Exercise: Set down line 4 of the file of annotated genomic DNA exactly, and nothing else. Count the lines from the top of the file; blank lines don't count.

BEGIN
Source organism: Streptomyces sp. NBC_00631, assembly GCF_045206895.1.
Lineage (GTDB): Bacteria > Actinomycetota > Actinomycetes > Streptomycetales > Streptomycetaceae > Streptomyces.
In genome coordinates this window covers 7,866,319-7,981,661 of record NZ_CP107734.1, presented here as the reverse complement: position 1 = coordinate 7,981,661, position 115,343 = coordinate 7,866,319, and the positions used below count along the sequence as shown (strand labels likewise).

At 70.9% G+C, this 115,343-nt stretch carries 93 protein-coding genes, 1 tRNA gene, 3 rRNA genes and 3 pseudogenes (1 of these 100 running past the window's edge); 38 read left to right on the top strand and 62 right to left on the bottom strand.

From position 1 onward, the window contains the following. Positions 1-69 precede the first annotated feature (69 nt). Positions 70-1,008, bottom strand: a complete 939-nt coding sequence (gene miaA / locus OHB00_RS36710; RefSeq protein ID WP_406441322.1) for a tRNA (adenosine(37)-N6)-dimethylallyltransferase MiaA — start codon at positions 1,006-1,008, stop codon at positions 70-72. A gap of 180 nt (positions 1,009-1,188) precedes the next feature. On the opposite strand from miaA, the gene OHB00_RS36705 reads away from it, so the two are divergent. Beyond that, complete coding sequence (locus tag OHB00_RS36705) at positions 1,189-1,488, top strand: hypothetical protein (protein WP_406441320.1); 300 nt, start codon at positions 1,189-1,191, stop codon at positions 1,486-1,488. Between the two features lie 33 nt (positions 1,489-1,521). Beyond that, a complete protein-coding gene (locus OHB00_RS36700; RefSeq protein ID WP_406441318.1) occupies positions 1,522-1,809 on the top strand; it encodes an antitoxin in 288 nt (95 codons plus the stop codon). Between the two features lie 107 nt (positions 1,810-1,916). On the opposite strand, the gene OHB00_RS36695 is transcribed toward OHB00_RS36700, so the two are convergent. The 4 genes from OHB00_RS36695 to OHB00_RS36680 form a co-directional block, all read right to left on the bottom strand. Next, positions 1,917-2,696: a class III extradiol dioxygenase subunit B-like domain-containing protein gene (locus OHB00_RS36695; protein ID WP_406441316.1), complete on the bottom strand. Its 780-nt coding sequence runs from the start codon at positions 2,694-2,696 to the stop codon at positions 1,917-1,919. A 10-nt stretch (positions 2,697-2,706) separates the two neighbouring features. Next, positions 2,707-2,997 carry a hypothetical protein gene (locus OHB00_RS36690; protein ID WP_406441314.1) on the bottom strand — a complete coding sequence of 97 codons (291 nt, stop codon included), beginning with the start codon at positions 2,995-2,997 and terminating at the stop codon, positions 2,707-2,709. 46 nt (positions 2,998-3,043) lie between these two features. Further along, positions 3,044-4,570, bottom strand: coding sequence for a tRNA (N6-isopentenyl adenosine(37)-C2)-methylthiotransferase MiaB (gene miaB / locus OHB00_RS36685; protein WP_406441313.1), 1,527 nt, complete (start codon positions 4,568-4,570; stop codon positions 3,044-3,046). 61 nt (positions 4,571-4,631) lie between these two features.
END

At 70.9% G+C, this 115,343-nt stretch carries 93 protein-coding genes, 1 tRNA gene, 3 rRNA genes and 3 pseudogenes (1 of these 100 running past the window's edge); 38 read left to right on the top strand and 62 right to left on the bottom strand.